March 2, 2014 — Many cotton fields are too big to survey on foot to yield timely information about the health of the crop. Specific areas, for instance, may need treatment for diseases, weeds, irrigation, or applications that enhance plant growth.

Chenghai Yang, an agricultural engineer with the Agricultural Research Service’s Aerial Application Technology Research Unit in College Station, Texas, has developed an imaging system to help growers get that information: Digital images are taken from aircraft and are detailed enough to show patches of large fields in need of special attention.

Small aircraft have been used for years to survey fields and treat crops for pests, diseases, and other problems. Yang, working with Texas A&M AgriLife scientists, began evaluating whether aerial imagery could spot specific problem sites in cotton fields when, a few years ago, growers started using a new fungicide for cotton root rot control. 

Root rot infections are usually limited to 20 to 30 percent of a field. Ideally, growers should identify infected areas near the end of one growing season so they could apply the fungicide to just the areas that are infected at the start of the next season. But instead, many routinely treat entire 200-acre fields, wasting a fungicide that costs about $50 an acre, says Yang.

“If you’re treating 100 acres unnecessarily, at $50 an acre, you’re wasting $5,000, and some growers do that every year because there is no easy way to detect infection sites,” he says.

Yang and his colleagues mounted two digital cameras on the underside of a small airplane, equipped them with GPS, and took images of cotton fields to see whether they could identify areas with cotton root rot. They also evaluated whether the cameras could identify the widths of cotton rows—a key indicator of plant height.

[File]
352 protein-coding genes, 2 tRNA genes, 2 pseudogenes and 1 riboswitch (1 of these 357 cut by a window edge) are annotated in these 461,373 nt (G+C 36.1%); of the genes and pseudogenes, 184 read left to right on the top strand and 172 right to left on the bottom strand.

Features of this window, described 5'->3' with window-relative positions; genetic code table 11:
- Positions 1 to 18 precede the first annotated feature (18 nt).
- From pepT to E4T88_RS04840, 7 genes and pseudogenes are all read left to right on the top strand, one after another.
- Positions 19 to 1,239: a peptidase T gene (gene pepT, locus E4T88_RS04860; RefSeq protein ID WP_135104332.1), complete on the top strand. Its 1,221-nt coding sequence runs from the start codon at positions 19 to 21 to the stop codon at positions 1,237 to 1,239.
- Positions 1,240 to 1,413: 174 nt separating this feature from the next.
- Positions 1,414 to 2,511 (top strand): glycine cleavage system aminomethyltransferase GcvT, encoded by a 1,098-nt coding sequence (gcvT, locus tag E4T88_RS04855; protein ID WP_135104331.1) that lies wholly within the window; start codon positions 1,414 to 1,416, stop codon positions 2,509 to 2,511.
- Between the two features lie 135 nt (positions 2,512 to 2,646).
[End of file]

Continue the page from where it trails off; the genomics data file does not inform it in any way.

Aerial color-infrared image of a cotton field. Areas infected with cotton root rot are greenish.

One camera took standard color images. The other was filtered to shoot in near-infrared, which is often used in aerial imagery because of its effectiveness at detecting plant stress. Yang tested the system for 2 years in about 40 flights on both sunny and cloudy days.

Yang’s published results show that aerial imagery could detect the presence, location, and disease progression of cotton root rot. The team showed that cameras could be used to detect weeds and invasive plants and identify areas affected by drought stress.

The efforts mean that agricultural pilots have a new service: aerial surveys that help growers identify diseases, pests, and other problems in specific areas. The dual-camera system used in the studies costs about $6,000. But Yang says that a $1,500 system, with a single camera, a GPS receiver to geotag images, a monitor, and a remote control for shooting images while airborne, will also work well. 

The camera can be attached to the bottom of an aircraft with minimal modifications. Fees for aerial surveys should be offset by the reduced costs for the pesticide, and fewer chemicals will get into the soils and waterways, Yang says.